On Friday, April 25th, the Informative Gamers group at the University of Michigan hosted their first research jam. I’m the alum advisor, so naturally I had a few things to say…

JJ Jang, the group’s founder, has been in close contact with me since the group’s inception. We both thought it would be super fun and super helpful if we could start doing these “research jams” — quick-and-dirty usability studies on a design problem that I give — to get students some out of class experience with a researcher who’s both an alum and working in games.

The session started with an intro about me — how I had gotten to where I am today, what we were going to do in the jam, as well as going through a brief list of questions the students had asked me beforehand. Ultimately we wanted to give students a chance to experience how it felt to observe a brand new player go through a game that requires a lot of mental effort.

In school, you’re always taught the traditional things — thinkaloud, do X, do Y (in order), etc. We had students break into pairs, taking turns being researcher/participant. I know it was for the students, but I learned some stuff too. Here we go:


1. Teaching someone how to be a user researcher in 2 hours is nigh impossible.

It would have been a much better experience if everyone had taken at least one class on methods/research in either the psych or SI departments. A couple of students were essentially forcing their will on participants, which is um… yeah. Not right.

I thought my instructions were clear but unfortunately a couple students chose not to listen. That said, MOST of the students there were fantastic. After 2 games of TOME, they were able to provide me some findings (and even recommendations!) that I have been seeing in various studies I’ve conducted in the past several weeks. My hats off to them — good eyes and I appreciate you putting on your critical thinking caps and joining us last night. I definitely had a lot of fun. Please join us again 🙂


2. Zero tolerance for immaturity.

If you’re at the jam, my assumption is that you want to learn, network with me, participate, or some combination of the three. There were a few people whose names I don’t know (but would definitely talk to privately if I knew) who just weren’t “present”. I don’t wanna sound like a tool, but c’mon…  I took 2 hours out of my stupidly busy work day to help you learn! To have fun with you! To allow you to pick my brain! Network with someone in the industry!

All these things… and you know what’s funny? Only 1 person sent me any kind of message afterwards. My hats off to you, good sir… you know who you are 😉 (LinkedIn request)

Please show some respect next time. If you don’t want to take the research jam seriously, then leave; I don’t want you there. You’re affecting other folks who want to learn (trust me, I witnessed it).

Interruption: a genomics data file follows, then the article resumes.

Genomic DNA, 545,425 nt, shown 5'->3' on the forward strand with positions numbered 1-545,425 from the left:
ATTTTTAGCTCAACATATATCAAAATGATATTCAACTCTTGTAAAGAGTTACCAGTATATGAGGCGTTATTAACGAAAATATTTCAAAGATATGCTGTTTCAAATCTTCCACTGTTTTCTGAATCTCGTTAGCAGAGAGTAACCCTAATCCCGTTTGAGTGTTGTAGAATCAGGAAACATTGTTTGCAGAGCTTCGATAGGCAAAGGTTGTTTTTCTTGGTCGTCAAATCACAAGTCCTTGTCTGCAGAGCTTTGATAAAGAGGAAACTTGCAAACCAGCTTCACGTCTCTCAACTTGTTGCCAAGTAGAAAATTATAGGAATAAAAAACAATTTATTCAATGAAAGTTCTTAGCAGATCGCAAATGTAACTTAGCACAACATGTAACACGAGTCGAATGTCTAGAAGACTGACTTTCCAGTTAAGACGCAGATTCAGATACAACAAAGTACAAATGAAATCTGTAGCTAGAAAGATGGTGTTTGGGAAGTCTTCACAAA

3. Future research problems.

So for this one, I gave everyone in the group a TOME beta key (the game’s closed to the public). No one had seen it… which was interesting. But also not ideal. The researcher should typically have a great grasp of what to look for and have some experience in the product.

The study was meant to dig at the new player experience. There’s currently no tutorial in the live game and I wanted to see how well players would react to the game by only have a brief MOBA explanation that I delivered before they started. The most obvious thing is that the person who acted as the participant second had a distinct advantage — they already got a chance to see the game and understand a few things they otherwise wouldn’t have. It wasn’t a true first player experience (obviously).

This deviated from our original plan of having the second player play a different KIXEYE game. Not sure why there was an audible called in the nth hour, but so it goes (I haven’t followed up with JJ about it either). It’s cool. This was a good test run.

In the future, it would be awesome to have everyone bring a laptop with their most favorite PC game installed. Even mobile devices could work, since we’re not really recording or anything, just observing and taking notes. Same thing as last time — pair up, take turns being researcher/participant — except this time folks will be handing off a game they have extensive experience in. Hopefully this will lead to more interesting results and will cause students to really have to restrain themselves in telling a new player what to do (big UX research no no). We’ll see.


4. Nothing is perfect.

“What happens in the real world, though?”  That’s what I wanted to know when I was a student. While I don’t know exactly what drove specific students to attend, I hope some of them were hoping for this real world insight as well. I don’t feel like I did a good job at that. Maybe I did, maybe I didn’t. I, personally, need both good and bad feedback in order to be a good human being.

In the real world, all participants are different and all researchers are different. One’s “style” needs to adjust properly in order to get the maximum amount of rich qualitative data out of the participant without tainted their answers by leading them on or inserting your own biases. There isn’t always one way to do something. There isn’t just “going by the book”, like you do in school.

This is hard to do, let alone teach in a few hours. I had a great time, and hope we can make the next session run more smoothly and only attract people who want to get something out of it.


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nice cheats, fam.
here is a video for your reward.